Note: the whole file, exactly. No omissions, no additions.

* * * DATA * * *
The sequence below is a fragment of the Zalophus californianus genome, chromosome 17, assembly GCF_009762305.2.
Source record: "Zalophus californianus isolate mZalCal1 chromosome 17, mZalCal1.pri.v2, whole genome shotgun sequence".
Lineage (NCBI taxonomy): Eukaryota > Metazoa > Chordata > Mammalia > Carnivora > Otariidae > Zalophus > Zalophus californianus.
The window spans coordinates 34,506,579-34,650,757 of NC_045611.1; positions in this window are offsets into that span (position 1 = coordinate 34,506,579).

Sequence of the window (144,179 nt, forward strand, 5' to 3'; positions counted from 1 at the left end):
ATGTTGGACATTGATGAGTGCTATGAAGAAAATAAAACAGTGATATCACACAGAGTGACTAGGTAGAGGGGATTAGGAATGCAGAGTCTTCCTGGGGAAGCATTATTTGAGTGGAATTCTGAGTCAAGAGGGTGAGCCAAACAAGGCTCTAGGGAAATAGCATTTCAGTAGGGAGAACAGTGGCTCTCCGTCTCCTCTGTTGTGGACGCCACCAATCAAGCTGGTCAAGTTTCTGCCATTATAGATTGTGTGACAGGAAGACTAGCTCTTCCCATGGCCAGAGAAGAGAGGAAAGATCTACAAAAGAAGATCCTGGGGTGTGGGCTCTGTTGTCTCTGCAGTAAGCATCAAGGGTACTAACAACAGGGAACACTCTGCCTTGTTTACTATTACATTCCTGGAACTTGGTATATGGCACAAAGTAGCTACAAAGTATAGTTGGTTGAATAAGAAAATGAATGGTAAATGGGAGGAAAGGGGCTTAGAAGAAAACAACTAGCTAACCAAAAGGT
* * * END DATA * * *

The sequence below is a fragment of the Zalophus californianus genome, chromosome 17, assembly GCF_009762305.2.
Source record: "Zalophus californianus isolate mZalCal1 chromosome 17, mZalCal1.pri.v2, whole genome shotgun sequence".
Lineage (NCBI taxonomy): Eukaryota > Metazoa > Chordata > Mammalia > Carnivora > Otariidae > Zalophus > Zalophus californianus.
The window spans coordinates 34,506,579-34,650,757 of NC_045611.1; positions in this window are offsets into that span (position 1 = coordinate 34,506,579).

Sequence of the window (144,179 nt, forward strand, 5' to 3'; positions counted from 1 at the left end):
ATGTTGGACATTGATGAGTGCTATGAAGAAAATAAAACAGTGATATCACACAGAGTGACTAGGTAGAGGGGATTAGGAATGCAGAGTCTTCCTGGGGAAGCATTATTTGAGTGGAATTCTGAGTCAAGAGGGTGAGCCAAACAAGGCTCTAGGGAAATAGCATTTCAGTAGGGAGAACAGTGGCTCTCCGTCTCCTCTGTTGTGGACGCCACCAATCAAGCTGGTCAAGTTTCTGCCATTATAGATTGTGTGACAGGAAGACTAGCTCTTCCCATGGCCAGAGAAGAGAGGAAAGATCTACAAAAGAAGATCCTGGGGTGTGGGCTCTGTTGTCTCTGCAGTAAGCATCAAGGGTACTAACAACAGGGAACACTCTGCCTTGTTTACTATTACATTCCTGGAACTTGGTATATGGCACAAAGTAGCTACAAAGTATAGTTGGTTGAATAAGAAAATGAATGGTAAATGGGAGGAAAGGGGCTTAGAAGAAAACAACTAGCTAACCAAAAGGT